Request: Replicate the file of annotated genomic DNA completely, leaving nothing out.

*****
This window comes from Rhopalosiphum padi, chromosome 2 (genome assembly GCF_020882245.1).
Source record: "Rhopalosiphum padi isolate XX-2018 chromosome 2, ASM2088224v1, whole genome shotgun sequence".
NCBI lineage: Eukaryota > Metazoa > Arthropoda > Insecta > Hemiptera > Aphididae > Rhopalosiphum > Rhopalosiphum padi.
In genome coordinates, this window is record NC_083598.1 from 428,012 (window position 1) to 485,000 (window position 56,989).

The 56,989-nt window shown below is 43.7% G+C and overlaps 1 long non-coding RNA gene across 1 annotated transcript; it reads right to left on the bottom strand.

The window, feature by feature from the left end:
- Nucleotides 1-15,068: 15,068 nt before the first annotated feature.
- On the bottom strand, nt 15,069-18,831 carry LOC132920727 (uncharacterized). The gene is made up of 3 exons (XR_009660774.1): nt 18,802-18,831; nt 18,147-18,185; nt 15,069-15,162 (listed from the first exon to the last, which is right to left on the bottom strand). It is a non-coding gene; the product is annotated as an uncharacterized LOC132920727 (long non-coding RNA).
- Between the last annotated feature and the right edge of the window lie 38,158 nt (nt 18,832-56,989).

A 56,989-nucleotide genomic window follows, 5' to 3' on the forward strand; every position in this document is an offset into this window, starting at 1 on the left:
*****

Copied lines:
This window comes from Rhopalosiphum padi, chromosome 2 (genome assembly GCF_020882245.1).
Source record: "Rhopalosiphum padi isolate XX-2018 chromosome 2, ASM2088224v1, whole genome shotgun sequence".
NCBI lineage: Eukaryota > Metazoa > Arthropoda > Insecta > Hemiptera > Aphididae > Rhopalosiphum > Rhopalosiphum padi.
In genome coordinates, this window is record NC_083598.1 from 428,012 (window position 1) to 485,000 (window position 56,989).

The 56,989-nt window shown below is 43.7% G+C and overlaps 1 long non-coding RNA gene across 1 annotated transcript; it reads right to left on the bottom strand.

The window, feature by feature from the left end:
- Nucleotides 1-15,068: 15,068 nt before the first annotated feature.
- On the bottom strand, nt 15,069-18,831 carry LOC132920727 (uncharacterized). The gene is made up of 3 exons (XR_009660774.1): nt 18,802-18,831; nt 18,147-18,185; nt 15,069-15,162 (listed from the first exon to the last, which is right to left on the bottom strand). It is a non-coding gene; the product is annotated as an uncharacterized LOC132920727 (long non-coding RNA).
- Between the last annotated feature and the right edge of the window lie 38,158 nt (nt 18,832-56,989).

A 56,989-nucleotide genomic window follows, 5' to 3' on the forward strand; every position in this document is an offset into this window, starting at 1 on the left: